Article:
Operating a horse-drawn one-row riding corn cultivator with foot pedals to guide shields to remove weeds without uprooting newly emerged corn plants required constant attention. I mowed hay with a 5-foot mower, trying to cut a full swath of hay without leaving any uncut streaks between passes.
Operating the dump rake to make windrows for the hay loader to follow required hitting the trip lever at the proper times on each pass. I drove the team while Dad forked hay from the hay loader to the front and sides of the wagon to haul as much hay as possible per load. Each load was hauled to the barn and stored for the winter feeding period. One year Dad was making the opening round on an oatfield with his new Case grain binder when the binder reel knocked down a wasp nest. The wasps were furious. While Dad fought them off with his straw hat, the horse team was being stung multiple times and ran at full speed across the field and toward the gate. The binder probably set a speed record for grain binders.
In 1936 Dad built a milkhouse with a cold-water tank to cool milk as quickly as possible. One of my jobs after the morning milking was to stir milk in each can to cool it before the milk hauler came. Dad began marketing Grade A milk, which paid a premium price. To stay on Grade A we had to have the barn and milkhouse pass inspection twice each year and the barn had to be whitewashed once each summer. In 1938 or 1939, he built a 14-by-40-foot concrete silo. In 1948, Dad and Mother built a new house.
By 1940, money became more plentiful and dairymen were on the verge of mechanizing much of their fieldwork, only to have World War II halt almost all farm machinery production. Fortunately, Dad bought a new Farmall H tractor in late 1940. With rubber, starter and lights, I believe he paid $936. I think he sold two of his four horses about that time and added more cow stalls to bring the milking herd to about 30 cows. Most of the poles on the horse-drawn machinery were shortened to use with the new tractor. Through the war years, most dairymen learned to make do and became especially adept at maintaining machinery.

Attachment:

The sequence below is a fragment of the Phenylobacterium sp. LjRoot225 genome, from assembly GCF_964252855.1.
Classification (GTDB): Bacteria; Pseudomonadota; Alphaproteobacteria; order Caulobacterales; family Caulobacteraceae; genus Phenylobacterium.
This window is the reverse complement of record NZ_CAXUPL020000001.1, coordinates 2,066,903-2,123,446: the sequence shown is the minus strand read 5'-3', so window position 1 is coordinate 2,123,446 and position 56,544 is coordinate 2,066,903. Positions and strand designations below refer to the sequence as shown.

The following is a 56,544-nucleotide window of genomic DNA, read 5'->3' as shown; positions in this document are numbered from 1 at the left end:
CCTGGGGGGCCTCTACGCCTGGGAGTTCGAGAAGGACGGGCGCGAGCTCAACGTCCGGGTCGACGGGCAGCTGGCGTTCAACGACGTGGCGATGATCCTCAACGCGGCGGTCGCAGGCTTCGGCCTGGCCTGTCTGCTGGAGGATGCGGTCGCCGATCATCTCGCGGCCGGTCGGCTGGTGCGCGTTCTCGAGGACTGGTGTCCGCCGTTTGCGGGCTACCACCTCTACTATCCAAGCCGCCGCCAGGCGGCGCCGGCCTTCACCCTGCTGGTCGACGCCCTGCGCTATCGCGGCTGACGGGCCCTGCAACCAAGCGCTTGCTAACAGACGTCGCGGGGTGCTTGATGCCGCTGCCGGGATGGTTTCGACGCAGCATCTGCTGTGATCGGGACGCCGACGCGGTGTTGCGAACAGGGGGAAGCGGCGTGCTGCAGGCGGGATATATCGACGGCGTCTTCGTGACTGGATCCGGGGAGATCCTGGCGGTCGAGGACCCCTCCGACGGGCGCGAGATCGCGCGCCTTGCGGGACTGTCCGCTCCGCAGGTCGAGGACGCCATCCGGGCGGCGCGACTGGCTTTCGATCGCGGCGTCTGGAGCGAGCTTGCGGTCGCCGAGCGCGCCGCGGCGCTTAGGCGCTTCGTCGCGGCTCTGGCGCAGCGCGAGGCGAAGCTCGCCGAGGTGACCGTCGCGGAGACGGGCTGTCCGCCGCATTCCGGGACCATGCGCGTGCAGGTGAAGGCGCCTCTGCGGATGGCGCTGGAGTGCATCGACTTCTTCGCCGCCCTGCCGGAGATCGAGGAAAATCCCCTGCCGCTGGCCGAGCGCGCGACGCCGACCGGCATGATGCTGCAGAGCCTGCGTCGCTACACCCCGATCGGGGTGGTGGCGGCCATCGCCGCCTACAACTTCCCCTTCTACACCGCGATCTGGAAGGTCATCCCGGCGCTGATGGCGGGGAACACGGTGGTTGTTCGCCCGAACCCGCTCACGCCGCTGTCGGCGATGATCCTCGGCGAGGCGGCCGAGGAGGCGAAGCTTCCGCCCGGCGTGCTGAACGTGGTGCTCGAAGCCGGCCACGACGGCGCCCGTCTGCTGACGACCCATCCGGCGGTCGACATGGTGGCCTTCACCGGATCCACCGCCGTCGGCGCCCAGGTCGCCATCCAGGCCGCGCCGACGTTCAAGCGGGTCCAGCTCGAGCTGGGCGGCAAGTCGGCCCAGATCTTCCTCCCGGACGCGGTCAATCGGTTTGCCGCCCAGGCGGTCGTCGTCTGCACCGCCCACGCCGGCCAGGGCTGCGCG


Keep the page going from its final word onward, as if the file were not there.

Neighbor helping neighbor was a must during the first five decades of the 1900s. Threshing grain was the big event each year. A nearby custom operator with a large tractor and large thresher would move from farm to farm and thresh every farmer’s grain in our neighborhood. The evening before the thresher was scheduled to come to our farm, Dad would ask four neighbors to bring a team or tractor-drawn wagon to haul shocked grain bundles from each grain field to the thresher: four men to go from grain field to grain field with forks and load the wagons, two men to pitch bundles from wagons into the thresher, and several men to carry bags of grain into the granary. At noon Mother fed all of these hungry men, often with the help of several neighbors’ wifes. At the end of the day, however, it was a satisfying feeling to have a granary full of grain and the straw in a large stack to feed and bed the dairy herd through another long Wisconsin winter.
Once World War II came to an end, major changes came to Wisconsin’s dairy farms. The rubber-tired tractor replaced most of the draft horses. The hay baler replaced the hay loader and made hay a marketable commodity. The combine ended the annual threshing bee. The corn chopper replaced the corn binder. And one thing is sure. Much like the first decades of the 1900s, technology on the farm will continue to evolve.